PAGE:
Mario Pesce's panini shop is a family business.
Photo: Courtesy of La Panineria Italiana
The Italians, as everyone knows, have proprietary feelings about their foodstuffs — especially the holy trinity of pizza, pasta, and panini. And so you might look at Greenwich Village’s new La Panineria Italiana as part sandwich shop, part culinary lesson. (The shop’s name leaves no doubt as to what patrons should expect.) It’s one of a slew of new enterprises on West 8th Street, the up-and-coming strip that seems to be in a perpetual state of renewal. And it’s the manifestation of a lifelong dream of owner Mario Pesce, a native Neapolitan who moved to New York expressly to start this business.
Opening a food establishment in New York, whether it be a white-tablecloth pleasure palace or a humble sandwich shop, is not easy and doesn’t come cheap. So to pay the rent, Pesce did what any red-blooded Italian who happens to look like a young Antonio Sabàto Jr. would do: He worked as a shirtless greeter at Abercrombie & Fitch on Fifth Avenue for nine months. “Hi, my name is Mario, I’m from Italy; welcome to Abercrombie & Fitch,” he’d chirp in a sing-songy accent over the course of a typical five-hour shift. It was there, at Abercrombie, that Mario met Olga Kardailskaya, a Russian tourist who worked as a financial consultant in Moscow. They hit it off romantically and soon became business partners in the sandwich shop along with Mario’s father, Mimmo, (who operates a panineria of his own inside his Hotel Villa Ranieri in Naples). Olga runs the cash register and does the books, Mario’s brother Giuseppe slices the prosciutto, and Mario supervises.
The family connections extend beyond that. Pesce’s great-uncle is another Mimmo — Mimmo Magliulo, owner of the Chelsea Market Italian foods mecca Buon Italia, and brother of SD26’s Tony May. That connection explains the high quality of La Panineria’s cured meats and cheeses (all available by the pound, as well), not to mention the tasty Italian imports for sale, like Calabrian hot peppers stuffed with anchovies, and the tiny bottles of Campari-red soda in the cooler. But the groceries are secondary to Pesce’s main mission: to demonstrate (with, it should be said, zero attitude) how his idea of real panini should be constructed (with only Italian ingredients in a super-minimalist fashion, on good, fresh bread that has never seen the inside of a so-called panini press). And La Panineria’s panini do the tradition proud, stripped down as they are, without superfluous distractions or discordant combos that challenge the notion of good taste. The Diamante, for instance, consists of paper-thin slices of salame piccante and thickish wedges of excellent aged provolone on an Amy’s baguette, and that’s it. The Cortina is an inspired pairing of speck and Taleggio, while the Portofino is a comparatively lavish layering of prosciutto cotto, fig mostarda, Fontina, and a splash of olive oil. The opening special includes a choice of any panino and soda for $10, and a few single-ingredient ciabatta sandwiches go for $5. (There’s also a small selection of Italian wine and beer, plus a handful of seats, to encourage civilized old-world-style lingering.)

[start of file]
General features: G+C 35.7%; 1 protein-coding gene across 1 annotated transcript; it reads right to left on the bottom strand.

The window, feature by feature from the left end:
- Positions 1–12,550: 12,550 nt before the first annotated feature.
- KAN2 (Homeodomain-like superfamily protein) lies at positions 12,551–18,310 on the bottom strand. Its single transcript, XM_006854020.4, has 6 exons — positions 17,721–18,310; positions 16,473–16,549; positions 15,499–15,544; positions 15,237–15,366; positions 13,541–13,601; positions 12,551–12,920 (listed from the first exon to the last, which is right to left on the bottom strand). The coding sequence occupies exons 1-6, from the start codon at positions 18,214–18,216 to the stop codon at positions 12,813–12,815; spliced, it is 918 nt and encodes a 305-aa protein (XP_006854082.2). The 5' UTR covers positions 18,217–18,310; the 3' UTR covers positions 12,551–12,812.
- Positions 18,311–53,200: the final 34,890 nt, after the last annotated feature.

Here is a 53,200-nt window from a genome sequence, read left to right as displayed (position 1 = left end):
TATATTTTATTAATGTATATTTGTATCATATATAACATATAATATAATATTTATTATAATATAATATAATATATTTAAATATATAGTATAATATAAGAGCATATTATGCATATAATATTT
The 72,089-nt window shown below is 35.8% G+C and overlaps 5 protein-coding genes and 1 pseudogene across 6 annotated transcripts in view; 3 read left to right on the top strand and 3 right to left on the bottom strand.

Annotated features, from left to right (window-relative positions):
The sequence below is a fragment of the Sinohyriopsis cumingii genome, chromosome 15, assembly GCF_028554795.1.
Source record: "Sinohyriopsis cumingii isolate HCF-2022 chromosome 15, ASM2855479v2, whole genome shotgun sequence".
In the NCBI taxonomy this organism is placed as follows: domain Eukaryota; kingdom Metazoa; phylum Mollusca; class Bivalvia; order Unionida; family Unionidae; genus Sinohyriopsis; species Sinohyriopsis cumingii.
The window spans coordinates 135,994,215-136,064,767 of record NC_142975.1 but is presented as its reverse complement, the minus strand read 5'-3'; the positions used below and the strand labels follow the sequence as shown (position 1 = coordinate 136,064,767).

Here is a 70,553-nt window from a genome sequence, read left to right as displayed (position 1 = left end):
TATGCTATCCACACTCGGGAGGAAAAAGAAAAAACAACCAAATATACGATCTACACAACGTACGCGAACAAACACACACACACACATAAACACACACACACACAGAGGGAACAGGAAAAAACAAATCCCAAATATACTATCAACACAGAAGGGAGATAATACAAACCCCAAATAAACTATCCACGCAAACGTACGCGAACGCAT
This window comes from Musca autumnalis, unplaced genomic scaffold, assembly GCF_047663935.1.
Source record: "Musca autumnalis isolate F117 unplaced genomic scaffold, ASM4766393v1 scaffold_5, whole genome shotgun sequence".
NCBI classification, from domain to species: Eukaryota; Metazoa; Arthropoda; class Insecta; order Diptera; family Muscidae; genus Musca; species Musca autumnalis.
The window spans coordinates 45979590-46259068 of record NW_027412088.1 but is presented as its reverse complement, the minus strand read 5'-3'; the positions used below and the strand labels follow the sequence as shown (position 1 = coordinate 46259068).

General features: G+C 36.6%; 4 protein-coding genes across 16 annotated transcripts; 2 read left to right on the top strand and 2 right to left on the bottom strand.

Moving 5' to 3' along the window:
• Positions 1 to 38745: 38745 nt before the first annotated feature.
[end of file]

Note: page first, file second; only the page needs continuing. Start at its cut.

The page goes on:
1 W. 8th St., nr. Fifth Ave.; 917-388-3257